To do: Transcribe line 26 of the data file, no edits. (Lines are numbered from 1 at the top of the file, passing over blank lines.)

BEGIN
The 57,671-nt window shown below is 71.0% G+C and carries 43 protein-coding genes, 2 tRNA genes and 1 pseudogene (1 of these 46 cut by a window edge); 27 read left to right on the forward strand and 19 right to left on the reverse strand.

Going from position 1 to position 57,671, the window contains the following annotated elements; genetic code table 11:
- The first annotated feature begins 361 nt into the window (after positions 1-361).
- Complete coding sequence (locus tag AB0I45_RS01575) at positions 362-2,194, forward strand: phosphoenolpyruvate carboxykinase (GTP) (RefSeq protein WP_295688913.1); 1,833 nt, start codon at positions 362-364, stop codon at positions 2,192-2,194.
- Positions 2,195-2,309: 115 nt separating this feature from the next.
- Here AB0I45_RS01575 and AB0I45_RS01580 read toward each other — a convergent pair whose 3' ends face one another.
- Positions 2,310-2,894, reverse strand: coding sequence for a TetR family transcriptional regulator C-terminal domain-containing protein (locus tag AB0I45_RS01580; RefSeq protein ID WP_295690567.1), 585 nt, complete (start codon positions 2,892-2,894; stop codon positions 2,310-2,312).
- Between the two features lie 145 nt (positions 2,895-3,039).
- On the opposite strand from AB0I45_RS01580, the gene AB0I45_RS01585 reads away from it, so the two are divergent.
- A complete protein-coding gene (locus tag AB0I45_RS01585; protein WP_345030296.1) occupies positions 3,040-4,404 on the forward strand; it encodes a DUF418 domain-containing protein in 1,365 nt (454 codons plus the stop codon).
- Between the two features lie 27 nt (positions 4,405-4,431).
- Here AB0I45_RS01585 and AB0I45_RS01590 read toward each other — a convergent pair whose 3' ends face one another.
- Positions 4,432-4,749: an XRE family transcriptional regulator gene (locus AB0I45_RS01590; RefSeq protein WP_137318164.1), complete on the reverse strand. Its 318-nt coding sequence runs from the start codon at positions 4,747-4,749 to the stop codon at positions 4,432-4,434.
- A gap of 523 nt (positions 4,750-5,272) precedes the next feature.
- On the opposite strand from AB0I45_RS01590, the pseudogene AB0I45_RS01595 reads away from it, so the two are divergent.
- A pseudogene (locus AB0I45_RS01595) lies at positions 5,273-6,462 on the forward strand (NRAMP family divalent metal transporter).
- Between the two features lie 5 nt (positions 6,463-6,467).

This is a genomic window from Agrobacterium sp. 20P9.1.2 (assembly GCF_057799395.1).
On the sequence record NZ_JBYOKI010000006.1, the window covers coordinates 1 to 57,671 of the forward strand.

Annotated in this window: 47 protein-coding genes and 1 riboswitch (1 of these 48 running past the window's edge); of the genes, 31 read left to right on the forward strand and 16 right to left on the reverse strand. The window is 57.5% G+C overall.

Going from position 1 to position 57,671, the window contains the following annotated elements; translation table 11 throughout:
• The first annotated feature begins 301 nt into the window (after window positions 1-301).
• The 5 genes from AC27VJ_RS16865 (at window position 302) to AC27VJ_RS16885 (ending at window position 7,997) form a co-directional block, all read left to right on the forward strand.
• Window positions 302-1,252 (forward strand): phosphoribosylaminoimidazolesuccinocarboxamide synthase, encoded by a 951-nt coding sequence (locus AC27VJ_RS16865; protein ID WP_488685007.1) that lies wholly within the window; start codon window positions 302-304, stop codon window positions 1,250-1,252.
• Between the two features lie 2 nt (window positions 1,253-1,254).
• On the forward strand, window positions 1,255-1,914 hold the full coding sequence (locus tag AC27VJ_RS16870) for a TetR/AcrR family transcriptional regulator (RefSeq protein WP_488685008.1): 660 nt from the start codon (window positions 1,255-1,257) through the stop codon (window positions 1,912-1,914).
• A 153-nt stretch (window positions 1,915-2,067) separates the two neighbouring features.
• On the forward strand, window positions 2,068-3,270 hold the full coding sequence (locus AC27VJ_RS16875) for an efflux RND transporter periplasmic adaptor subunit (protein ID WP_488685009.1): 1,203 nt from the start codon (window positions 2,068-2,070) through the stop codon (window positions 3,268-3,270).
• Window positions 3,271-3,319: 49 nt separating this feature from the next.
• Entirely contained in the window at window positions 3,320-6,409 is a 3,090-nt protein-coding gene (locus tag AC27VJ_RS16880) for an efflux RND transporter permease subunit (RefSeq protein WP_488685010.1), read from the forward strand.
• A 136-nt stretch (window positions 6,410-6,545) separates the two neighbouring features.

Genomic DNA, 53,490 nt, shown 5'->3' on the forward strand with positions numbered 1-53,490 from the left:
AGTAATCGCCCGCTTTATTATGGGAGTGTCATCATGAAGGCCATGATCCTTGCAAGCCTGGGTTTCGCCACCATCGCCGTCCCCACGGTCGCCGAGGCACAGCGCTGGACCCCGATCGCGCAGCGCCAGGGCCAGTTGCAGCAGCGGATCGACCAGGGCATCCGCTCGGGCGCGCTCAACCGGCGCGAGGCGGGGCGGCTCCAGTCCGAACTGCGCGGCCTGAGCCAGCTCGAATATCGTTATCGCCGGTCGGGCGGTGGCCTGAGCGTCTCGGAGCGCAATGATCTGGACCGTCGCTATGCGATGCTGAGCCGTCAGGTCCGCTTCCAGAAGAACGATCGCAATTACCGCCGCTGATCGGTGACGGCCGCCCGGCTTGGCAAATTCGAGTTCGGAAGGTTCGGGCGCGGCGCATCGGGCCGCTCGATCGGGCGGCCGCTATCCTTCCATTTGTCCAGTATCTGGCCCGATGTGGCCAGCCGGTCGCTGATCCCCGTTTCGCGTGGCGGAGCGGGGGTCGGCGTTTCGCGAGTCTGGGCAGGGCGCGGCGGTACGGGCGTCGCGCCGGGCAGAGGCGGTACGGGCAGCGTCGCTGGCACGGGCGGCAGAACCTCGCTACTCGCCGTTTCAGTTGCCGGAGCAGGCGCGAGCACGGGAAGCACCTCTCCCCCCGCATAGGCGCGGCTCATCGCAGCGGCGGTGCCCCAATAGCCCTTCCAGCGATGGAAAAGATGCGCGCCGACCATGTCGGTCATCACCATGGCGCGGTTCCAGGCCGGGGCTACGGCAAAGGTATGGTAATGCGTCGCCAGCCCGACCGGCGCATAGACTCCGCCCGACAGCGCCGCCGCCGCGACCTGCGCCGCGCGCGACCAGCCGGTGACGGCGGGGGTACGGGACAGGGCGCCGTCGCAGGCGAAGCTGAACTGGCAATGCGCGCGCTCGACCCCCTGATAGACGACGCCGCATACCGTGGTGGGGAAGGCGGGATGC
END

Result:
• On the forward strand, window positions 1,255-1,914 hold the full coding sequence (locus tag AC27VJ_RS16870) for a TetR/AcrR family transcriptional regulator (RefSeq protein WP_488685008.1): 660 nt from the start codon (window positions 1,255-1,257) through the stop codon (window positions 1,912-1,914).